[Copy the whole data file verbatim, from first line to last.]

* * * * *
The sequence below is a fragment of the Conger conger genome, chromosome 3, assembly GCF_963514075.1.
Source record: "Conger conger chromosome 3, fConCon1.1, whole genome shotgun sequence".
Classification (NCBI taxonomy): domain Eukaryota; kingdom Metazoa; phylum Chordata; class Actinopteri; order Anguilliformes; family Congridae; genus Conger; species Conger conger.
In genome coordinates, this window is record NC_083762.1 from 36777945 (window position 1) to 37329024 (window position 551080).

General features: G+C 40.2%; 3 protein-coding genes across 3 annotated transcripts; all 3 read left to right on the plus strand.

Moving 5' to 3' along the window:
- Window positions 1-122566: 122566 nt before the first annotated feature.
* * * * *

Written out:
The sequence below is a fragment of the Conger conger genome, chromosome 3, assembly GCF_963514075.1.
Source record: "Conger conger chromosome 3, fConCon1.1, whole genome shotgun sequence".
Classification (NCBI taxonomy): domain Eukaryota; kingdom Metazoa; phylum Chordata; class Actinopteri; order Anguilliformes; family Congridae; genus Conger; species Conger conger.
In genome coordinates, this window is record NC_083762.1 from 36777945 (window position 1) to 37329024 (window position 551080).

General features: G+C 40.2%; 3 protein-coding genes across 3 annotated transcripts; all 3 read left to right on the plus strand.

Moving 5' to 3' along the window:
- Window positions 1-122566: 122566 nt before the first annotated feature.